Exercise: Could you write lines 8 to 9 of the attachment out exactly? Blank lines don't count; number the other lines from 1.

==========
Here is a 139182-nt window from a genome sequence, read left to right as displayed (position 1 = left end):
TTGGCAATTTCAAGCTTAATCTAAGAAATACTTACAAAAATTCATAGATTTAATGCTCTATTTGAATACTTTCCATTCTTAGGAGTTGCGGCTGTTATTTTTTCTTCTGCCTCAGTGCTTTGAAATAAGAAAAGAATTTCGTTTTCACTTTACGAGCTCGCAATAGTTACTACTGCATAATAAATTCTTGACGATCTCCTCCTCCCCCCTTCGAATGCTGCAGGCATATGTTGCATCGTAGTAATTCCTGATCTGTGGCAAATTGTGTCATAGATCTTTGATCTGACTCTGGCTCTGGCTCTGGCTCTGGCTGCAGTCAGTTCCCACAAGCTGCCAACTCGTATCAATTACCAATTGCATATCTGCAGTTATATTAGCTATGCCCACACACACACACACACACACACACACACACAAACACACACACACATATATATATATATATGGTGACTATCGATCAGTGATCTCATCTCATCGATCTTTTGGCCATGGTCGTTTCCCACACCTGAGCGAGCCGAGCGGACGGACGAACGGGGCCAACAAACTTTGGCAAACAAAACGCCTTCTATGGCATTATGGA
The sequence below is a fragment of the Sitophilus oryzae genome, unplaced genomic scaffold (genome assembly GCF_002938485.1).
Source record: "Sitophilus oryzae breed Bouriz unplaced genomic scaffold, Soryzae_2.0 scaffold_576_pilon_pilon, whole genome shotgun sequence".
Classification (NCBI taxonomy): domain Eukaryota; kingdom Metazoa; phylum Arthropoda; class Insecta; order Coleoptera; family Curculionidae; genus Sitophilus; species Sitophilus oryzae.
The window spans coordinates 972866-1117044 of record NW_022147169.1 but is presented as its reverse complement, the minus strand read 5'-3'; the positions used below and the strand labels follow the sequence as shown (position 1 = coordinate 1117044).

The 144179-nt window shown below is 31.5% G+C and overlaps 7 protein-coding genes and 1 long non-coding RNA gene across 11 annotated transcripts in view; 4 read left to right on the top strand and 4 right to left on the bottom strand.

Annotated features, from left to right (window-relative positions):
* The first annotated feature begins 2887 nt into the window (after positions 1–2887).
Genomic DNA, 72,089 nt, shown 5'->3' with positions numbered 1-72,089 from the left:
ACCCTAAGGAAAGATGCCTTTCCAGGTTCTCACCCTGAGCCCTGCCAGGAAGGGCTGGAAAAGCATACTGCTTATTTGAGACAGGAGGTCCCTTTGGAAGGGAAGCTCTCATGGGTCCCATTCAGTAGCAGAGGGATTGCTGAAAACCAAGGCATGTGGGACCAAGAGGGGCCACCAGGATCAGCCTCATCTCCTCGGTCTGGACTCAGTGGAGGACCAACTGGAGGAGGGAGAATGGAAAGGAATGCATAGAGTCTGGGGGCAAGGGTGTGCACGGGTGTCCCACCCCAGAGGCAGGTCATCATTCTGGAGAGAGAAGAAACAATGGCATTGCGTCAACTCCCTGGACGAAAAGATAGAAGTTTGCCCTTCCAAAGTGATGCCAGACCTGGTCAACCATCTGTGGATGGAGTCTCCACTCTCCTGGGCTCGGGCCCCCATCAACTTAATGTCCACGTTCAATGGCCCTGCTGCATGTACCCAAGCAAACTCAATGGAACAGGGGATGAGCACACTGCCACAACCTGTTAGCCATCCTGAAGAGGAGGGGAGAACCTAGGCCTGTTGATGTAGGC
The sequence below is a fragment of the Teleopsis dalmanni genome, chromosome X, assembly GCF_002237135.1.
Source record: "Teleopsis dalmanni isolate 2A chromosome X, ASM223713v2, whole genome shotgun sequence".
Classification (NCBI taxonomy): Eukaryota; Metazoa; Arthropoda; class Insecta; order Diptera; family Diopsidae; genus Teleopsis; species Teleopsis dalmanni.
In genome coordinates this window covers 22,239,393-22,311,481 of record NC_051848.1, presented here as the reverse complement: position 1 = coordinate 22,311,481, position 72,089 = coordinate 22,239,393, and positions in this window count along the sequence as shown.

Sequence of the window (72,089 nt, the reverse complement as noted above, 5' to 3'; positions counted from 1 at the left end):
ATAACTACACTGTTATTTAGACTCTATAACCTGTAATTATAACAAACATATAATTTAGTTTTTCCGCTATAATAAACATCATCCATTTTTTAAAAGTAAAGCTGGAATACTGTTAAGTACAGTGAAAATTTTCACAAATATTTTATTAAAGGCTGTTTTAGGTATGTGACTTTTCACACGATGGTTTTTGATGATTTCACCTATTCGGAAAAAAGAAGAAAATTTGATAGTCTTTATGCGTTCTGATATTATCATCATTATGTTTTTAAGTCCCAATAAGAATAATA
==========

Annotated features, from left to right (window-relative positions):
* The first annotated feature begins 2887 nt into the window (after positions 1–2887).